Patna, Aug. 7: English might have been one of their grouses, but aspirants here said the reasoning portion of civil services aptitude test (CSAT) paper in the UPSC prelims was a major worry.
Those from the science background had no issues with it, but aspirants having humanities background said the reasoning portion, too, should be done away with to offer a level playing ground to students of all streams.
Instead of scrapping the 200-marks CSAT, the Union government decided to only keep the English comprehension test (20 marks) out of the merit list’s reckoning.
The only concession the Centre gave the protesters was to allow those who had taken the 2011 exam — the year aptitude tests were introduced — another shot next year, even if they have exhausted their six chances or crossed the 32-year age limit. However, neither decision can be implemented unless cleared by the Union Public Service Commission, which conducts the examinations.
Animesh Kumar Mishra, a student of humanities and UPSC aspirant from Patna, suggested scrapping of CSAT altogether. “The test does not favour students with humanities background. It is very difficult for them to handle mathematics and reasoning where students with science background get an edge. I also have objection to the English portion of CSAT. Students from Hindi background find the English comprehension questions tough to solve. So, I feel, the CSAT paper should be dropped,” Mishra said.
Mishra’s batchmate, Ajay Kumar, who comes from a science background, however, differed with him. He said only the English section should be scrapped and not the full CSAT paper.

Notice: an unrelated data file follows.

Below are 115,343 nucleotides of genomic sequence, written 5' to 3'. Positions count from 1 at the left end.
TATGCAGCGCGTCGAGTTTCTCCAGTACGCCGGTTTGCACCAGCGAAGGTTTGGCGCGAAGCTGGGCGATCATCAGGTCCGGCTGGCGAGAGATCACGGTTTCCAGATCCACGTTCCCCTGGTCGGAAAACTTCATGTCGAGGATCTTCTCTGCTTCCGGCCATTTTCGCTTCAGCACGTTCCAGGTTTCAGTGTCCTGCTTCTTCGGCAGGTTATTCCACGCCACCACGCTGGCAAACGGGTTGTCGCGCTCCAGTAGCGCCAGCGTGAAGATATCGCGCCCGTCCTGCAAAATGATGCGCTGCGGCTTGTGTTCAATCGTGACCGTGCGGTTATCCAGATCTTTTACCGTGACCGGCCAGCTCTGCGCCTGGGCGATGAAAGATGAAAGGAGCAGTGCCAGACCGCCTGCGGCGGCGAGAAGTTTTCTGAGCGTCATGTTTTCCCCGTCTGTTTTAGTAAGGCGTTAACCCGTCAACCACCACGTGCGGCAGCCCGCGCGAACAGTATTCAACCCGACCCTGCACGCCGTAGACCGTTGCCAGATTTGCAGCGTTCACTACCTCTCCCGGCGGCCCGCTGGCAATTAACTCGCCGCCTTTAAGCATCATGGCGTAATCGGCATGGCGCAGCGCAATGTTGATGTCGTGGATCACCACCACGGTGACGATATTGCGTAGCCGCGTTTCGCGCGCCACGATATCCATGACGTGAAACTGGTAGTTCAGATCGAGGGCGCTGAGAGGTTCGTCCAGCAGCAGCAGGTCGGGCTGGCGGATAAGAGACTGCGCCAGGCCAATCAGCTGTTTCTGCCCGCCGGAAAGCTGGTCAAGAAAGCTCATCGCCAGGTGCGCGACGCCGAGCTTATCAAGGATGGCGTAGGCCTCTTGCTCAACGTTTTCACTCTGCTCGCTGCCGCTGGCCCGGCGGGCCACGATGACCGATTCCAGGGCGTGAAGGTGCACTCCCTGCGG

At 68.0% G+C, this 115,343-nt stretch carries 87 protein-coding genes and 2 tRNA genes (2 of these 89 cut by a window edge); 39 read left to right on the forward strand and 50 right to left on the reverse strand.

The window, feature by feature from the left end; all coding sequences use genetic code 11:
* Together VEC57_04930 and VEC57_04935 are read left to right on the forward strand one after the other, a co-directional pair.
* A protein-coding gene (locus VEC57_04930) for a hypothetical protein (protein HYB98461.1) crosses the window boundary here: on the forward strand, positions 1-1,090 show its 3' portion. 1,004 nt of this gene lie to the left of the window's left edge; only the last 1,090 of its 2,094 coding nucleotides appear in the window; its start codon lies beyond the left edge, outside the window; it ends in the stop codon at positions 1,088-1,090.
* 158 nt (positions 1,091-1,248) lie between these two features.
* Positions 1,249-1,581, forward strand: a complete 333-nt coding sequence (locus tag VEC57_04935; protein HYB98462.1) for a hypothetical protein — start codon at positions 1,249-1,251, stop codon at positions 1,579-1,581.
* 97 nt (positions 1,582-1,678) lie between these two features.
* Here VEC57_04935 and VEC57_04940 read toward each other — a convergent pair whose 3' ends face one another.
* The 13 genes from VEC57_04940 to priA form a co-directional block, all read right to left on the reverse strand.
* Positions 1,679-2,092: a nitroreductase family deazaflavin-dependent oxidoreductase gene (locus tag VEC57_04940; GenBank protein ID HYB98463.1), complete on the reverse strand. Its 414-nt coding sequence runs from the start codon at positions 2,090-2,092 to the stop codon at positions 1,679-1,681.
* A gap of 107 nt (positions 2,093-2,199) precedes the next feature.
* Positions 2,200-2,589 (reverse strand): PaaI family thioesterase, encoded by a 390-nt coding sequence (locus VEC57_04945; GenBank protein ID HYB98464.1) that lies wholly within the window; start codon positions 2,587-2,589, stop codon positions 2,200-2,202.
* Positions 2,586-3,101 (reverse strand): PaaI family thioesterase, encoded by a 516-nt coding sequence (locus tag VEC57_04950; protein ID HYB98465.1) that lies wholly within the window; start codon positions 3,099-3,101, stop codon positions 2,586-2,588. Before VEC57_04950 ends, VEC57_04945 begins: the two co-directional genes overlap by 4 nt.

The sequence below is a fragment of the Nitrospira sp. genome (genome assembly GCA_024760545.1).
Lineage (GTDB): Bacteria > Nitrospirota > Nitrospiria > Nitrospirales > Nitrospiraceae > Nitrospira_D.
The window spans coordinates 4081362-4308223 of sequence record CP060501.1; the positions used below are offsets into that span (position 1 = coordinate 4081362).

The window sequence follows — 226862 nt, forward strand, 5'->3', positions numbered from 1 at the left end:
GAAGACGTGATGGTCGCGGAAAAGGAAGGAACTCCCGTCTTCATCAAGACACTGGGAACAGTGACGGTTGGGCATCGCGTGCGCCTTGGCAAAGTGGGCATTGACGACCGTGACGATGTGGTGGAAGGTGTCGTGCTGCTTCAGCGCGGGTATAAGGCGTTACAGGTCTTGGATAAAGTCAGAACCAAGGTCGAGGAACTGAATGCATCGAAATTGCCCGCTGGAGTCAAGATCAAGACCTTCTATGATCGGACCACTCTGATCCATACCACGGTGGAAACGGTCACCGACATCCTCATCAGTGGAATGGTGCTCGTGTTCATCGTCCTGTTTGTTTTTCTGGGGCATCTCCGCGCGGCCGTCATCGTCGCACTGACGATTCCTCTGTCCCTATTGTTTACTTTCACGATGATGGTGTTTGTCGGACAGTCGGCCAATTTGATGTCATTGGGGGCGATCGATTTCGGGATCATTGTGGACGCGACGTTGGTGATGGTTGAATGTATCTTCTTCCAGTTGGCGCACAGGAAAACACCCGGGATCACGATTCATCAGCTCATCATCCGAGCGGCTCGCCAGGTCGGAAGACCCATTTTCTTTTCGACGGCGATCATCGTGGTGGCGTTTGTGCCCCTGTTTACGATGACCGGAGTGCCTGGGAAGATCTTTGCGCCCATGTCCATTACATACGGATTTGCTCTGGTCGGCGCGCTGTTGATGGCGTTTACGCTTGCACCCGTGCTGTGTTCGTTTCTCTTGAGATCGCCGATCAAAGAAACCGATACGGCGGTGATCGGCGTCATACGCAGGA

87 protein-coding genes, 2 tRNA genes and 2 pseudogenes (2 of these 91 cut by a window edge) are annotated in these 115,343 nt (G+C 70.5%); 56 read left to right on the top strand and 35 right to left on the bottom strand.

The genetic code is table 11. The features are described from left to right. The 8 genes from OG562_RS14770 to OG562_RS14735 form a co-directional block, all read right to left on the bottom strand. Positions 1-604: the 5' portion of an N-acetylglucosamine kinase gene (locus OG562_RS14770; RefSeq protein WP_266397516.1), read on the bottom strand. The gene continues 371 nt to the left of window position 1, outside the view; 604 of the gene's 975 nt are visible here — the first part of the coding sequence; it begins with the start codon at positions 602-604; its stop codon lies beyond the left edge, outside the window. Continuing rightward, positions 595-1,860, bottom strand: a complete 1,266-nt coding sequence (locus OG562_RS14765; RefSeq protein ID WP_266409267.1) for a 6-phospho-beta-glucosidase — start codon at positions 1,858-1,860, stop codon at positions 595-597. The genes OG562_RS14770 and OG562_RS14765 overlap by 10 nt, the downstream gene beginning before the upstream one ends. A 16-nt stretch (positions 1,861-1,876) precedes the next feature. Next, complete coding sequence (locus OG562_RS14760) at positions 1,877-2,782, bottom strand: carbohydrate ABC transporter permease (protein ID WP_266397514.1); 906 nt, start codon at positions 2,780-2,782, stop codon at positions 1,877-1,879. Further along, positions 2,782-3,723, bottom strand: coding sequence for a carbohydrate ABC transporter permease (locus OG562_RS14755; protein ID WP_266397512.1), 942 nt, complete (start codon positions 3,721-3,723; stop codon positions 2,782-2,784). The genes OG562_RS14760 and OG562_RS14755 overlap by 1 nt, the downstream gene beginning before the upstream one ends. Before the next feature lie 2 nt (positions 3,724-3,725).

“Mathematics and reasoning questions should be continued in the CSAT paper. These help judge the candidate’s analytical ability and whether or not the candidate can visualise things in a scientific manner, an important aspect for judging candidates for such an important examination. But English questions should be totally dropped from the paper. Why do we need to promote a foreign language in our county? The most reputed examination of our country (UPSC examination) judges whether we are good in a particular foreign language. This is wrong,” said Ajay.
He had declined a junior engineer’s post offered by Bihar State Power Holding Company this year to prepare for civil services.
Ajay said most UPSC aspirants from Bihar find the English section tough and he was no different, as he had studied in a Hindi medium school all his life.
Ishwarchandra Vidyasagar, another UPSC aspirant with a science background, echoed him.
“As far as mathematics and reasoning are concerned, it is obvious, students with humanities background would face difficulties. So they should reduce the number of such questions. But English questions need to be dropped wholly as most UPSC aspirants coming from states in the Hindi belt are not comfortable in English. Most UPSC aspirants have a good command over other subjects. So, why should they suffer for not having command over one language,” said Vidyasagar, who left his engineer’s job with Delhi-based Vedanta company last year.
Those mentoring UPSC aspirants had a different take on CSAT.
Anand Raj, a geography teacher associated with a UPSC coaching centre on Ashok Rajpath, said: “The CSAT paper should be left as it is. Knowledge of English and mathematics is necessary for UPSC candidates as they are aspiring for a coveted service. But, there should be a little change in the format. It would be easier if the question paper were in Hindi with the English version avai- lable in the anuvad (translation) section.”
Another student cited how “steel plant” was translated as “loheka paudha” in the Hindi version of the paper. “This confuses Hindi-speaking students and they end up giving wrong answers,” Raj said.
Rakesh Ranjan, the managing director of a city-based coaching centre for UPSC aspirants, said: “The earlier format of UPSC examination, when the CSAT paper had not been introduced, was much better. Were we not producing good IAS officers with the earlier format? Then what was the need to introduce CSAT paper? I don’t understand.”